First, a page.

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REACTIVATION WITH REMINDERS THAT DO OR DO NOT LABILIZE DECLARATIVE MEMORY IN HUMANS: SHORT NAP VS. 8 HOURS OF SLEEP
FORCATO CECILIA; WEBER FREDERIK; BORN JAN; DIEKELMANN SUSANNE
Encuentro; Primer encuentro de Neurociencias Cognitivas NEUROCOG; 2015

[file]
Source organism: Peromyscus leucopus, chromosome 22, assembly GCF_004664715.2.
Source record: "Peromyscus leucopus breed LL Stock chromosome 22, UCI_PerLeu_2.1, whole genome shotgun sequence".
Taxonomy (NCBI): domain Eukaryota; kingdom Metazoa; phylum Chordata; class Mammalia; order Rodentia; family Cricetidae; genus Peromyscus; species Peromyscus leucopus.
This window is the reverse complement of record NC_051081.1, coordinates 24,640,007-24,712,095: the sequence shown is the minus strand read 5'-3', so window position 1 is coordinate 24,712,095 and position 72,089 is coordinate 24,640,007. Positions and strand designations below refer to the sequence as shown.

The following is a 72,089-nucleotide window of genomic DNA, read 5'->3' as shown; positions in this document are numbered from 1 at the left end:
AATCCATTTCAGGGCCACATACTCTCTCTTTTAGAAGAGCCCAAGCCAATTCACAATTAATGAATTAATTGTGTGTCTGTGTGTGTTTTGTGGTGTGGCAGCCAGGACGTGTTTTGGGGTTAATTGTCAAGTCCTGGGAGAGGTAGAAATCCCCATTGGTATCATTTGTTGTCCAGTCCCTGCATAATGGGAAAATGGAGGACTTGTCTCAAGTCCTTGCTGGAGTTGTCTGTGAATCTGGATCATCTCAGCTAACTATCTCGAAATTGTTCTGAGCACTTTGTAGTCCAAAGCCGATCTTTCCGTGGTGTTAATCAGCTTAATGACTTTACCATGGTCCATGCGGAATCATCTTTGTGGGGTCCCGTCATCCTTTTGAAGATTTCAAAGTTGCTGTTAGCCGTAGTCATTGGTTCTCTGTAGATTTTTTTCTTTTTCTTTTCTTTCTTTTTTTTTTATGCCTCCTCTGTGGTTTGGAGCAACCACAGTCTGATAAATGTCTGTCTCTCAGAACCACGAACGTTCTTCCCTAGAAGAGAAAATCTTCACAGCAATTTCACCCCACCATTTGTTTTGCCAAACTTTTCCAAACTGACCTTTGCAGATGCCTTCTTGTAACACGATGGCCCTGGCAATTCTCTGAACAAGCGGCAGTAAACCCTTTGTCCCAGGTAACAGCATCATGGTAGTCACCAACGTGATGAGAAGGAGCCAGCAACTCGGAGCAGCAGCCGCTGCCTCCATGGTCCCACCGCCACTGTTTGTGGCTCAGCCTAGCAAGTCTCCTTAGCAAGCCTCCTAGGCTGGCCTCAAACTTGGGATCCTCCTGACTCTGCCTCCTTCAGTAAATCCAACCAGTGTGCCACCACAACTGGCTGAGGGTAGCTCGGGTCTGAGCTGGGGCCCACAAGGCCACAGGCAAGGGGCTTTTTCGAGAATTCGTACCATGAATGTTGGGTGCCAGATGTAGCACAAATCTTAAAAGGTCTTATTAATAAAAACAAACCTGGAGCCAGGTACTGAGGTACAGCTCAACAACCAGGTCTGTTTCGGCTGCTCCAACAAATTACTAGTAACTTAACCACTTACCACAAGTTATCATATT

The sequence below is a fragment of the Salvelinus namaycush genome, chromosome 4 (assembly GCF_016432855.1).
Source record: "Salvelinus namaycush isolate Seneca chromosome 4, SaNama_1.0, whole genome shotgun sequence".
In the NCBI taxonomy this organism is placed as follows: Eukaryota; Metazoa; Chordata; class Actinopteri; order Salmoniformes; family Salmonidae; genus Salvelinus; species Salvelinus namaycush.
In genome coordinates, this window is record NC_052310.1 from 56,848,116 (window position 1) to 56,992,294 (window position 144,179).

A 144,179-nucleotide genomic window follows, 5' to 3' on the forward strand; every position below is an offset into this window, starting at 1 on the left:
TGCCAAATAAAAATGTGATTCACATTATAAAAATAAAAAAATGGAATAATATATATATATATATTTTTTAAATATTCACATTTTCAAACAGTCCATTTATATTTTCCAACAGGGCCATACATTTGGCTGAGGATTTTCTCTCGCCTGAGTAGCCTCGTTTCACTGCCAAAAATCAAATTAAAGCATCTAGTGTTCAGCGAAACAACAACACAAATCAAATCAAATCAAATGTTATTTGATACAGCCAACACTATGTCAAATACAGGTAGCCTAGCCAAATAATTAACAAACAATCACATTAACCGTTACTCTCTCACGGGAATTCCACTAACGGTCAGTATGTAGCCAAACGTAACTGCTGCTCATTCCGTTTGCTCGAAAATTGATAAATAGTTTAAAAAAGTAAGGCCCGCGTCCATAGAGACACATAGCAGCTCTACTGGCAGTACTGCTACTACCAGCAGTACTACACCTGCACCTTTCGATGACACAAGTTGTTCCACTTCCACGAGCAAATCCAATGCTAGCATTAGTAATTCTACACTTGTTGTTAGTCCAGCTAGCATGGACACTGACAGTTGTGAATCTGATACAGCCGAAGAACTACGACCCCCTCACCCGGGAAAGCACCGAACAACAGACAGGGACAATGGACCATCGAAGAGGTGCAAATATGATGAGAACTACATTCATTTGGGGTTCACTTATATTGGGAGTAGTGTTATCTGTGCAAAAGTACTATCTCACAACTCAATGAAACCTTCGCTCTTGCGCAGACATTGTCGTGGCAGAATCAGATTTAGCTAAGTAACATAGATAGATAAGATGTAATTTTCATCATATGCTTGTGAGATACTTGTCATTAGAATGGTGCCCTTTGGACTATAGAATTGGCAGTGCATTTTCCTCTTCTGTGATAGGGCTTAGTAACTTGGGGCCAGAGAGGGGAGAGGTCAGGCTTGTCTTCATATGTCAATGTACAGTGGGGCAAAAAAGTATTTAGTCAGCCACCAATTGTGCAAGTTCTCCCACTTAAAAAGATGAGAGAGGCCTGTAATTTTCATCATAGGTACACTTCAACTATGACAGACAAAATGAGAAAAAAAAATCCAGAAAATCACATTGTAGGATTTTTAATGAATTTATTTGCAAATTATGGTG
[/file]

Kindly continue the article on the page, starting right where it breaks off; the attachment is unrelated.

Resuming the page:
Memory reactivation exertsdifferent effects on declarative memories depending on whether reminders arepresented during wakefulness or sleep. In the wake state reactivation labilizesmemories requiring reconsolidation, whereas reactivation during sleep promotesmemory stabilization. Here we tested whether only those reminders that inducelabilization during wakefulness promote memory stabilization during sleep. Inexperiment 1, we show that only one of two different reminders labilizesmemories during wakefulness. In experiment 2, both types of reminders werepresented during slow wave sleep (SWS) within a 40-minute sleep and after thatwere awakened or allowed to sleep for 8 hours (experiment 3). After 40 min ofsleep both reminders producedmemory stabilization compared to a no reminder condition. However, after 8 hours of sleeponly the reminder that labilized memories during wakefulness showedstabilization of the memory after sleep. We discuss the possibility that short-termboth reminders produce hippocampal strengthening, but only the reminder thatlabilizes the memory successfully transfers information to the neocortex strengtheningthe memory for long term.